(5) Lack of other English-language production support
In the subtitle track corresponding to the Japanese audio on all FUNimation releases, the character’s name is spelled as “Freeza”. Thankfully, Viz was releasing the manga at a time when FUNimation consistency or alignment was laughable, and so the standard “Freeza” spelling also made its appearance.
FUNimation Japanese-Language-Track Subtitle Example
Viz Manga Translation Example
(6) Lack of any Japanese precedent
It goes without saying that no Japanese product had ever spelled the name with an “i” leading up to FUNimation’s release. When written with our alphabet, the spelling of “Freeza” was always and consistently used.
Japanese “Super Battle Collection” figure; image courtesy of dragonballtoys.com
SOURCE: Daizenshuu 4, “WORLD GUIDE”
(7) Infestation of later Japanese products
It was painful to see websites for then-upcoming Japanese games, and even the final releases of games such as Battle Stadium D.O.N. and Jump Ultimate Stars, using the “i”-spelling. Since it was not consistently used before and even after, it appeared to be cases of the Japanese developers referencing official English products and not realizing the lack of accuracy.
Battle Stadium D.O.N. (PS2/Gamecube), unreleased in North America
You may try to make the argument that since a direct romanization of the name would be furîza, which does use an “i” due to using our alphabet, that there should not be any problem with using an “i” in an English adaptation/spelling of the name. Unfortunately for those making that argument, your logic is horribly flawed. A romanization is not necessarily the same as a name adaptation. We may spell “Kuririn” as such, but that is because the romanization aspects of it work perfectly fine in conjunction with the intended name pun (kuri meaning “chestnut”, a play on his head and shape). We spell the name as “Cell” because seru simply does not make any sense when trying to adapt the name into our alphabet, especially considering that the pun is based around the fact that he uses cells from other characters.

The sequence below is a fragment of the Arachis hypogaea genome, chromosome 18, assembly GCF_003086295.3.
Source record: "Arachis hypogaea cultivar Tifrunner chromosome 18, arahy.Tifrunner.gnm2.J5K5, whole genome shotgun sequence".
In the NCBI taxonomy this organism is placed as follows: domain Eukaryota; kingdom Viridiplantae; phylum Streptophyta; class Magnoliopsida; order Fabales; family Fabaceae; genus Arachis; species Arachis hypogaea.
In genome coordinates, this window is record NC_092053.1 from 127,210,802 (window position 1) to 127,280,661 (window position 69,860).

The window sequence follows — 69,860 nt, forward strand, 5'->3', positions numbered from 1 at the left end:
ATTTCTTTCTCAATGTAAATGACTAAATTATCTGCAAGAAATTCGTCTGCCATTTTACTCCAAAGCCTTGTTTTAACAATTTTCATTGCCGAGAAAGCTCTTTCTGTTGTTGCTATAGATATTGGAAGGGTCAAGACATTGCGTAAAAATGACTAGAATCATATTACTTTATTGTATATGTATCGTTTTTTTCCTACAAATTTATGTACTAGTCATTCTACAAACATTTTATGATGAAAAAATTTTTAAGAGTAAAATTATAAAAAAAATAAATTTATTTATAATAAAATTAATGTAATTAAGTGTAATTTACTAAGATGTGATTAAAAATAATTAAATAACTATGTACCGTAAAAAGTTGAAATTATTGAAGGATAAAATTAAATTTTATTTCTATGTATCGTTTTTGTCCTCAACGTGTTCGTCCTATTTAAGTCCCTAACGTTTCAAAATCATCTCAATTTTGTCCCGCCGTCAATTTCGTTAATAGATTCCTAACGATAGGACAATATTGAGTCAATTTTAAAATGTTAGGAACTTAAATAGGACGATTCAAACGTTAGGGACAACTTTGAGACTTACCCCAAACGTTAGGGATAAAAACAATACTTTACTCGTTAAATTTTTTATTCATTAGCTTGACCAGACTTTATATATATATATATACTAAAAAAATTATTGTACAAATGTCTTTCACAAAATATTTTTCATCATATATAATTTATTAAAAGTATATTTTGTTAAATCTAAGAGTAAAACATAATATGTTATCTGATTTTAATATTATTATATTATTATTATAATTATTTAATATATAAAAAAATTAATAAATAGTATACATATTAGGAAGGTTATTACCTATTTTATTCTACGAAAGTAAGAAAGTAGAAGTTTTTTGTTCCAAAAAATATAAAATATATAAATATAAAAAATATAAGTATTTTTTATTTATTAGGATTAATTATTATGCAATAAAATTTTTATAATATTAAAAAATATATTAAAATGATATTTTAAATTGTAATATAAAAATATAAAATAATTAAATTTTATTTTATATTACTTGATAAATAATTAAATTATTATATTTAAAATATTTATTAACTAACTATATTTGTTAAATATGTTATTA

“Kuriza” is an interesting example. At Daizenshuu EX, we have decided upon a spelling with an “i” it in (rather than “Kreeza”), but this has nothing to do with FUNimation’s name spelling, and everything to do with preserving the same type of kuri pun as used in “Kuririn”. Toriyama abandoned the “cold” pun scheme for the character, and therefore we did the same with our spelling adaptation.
“Frieza” seems like a completely arbitrary spelling change, contrary to all common sense, for completely inexplicable reasons. Did someone think it made the name look cooler (pun completely intended)? I simply cannot think of a single reason why it could or would be changed.
At the end of the day, this is nothing more than endless whining by another purist, and if you read this far you will fall into one of two camps: (1) you loathe me more than you already did, or (2) you’re shaking your head in recognition that I am just preaching to the choir. I realize this. I truly do. I will change nothing. “Frieza” will always haunt me, just as horribly as misappropriated apostrophes in non-possessive words do on a daily basis. At least now I can endlessly annoy someone with a link to a single resource when they ask me why the spelling bothers me so.
Remember, kids: “i” before “e”… except in “Freeza”.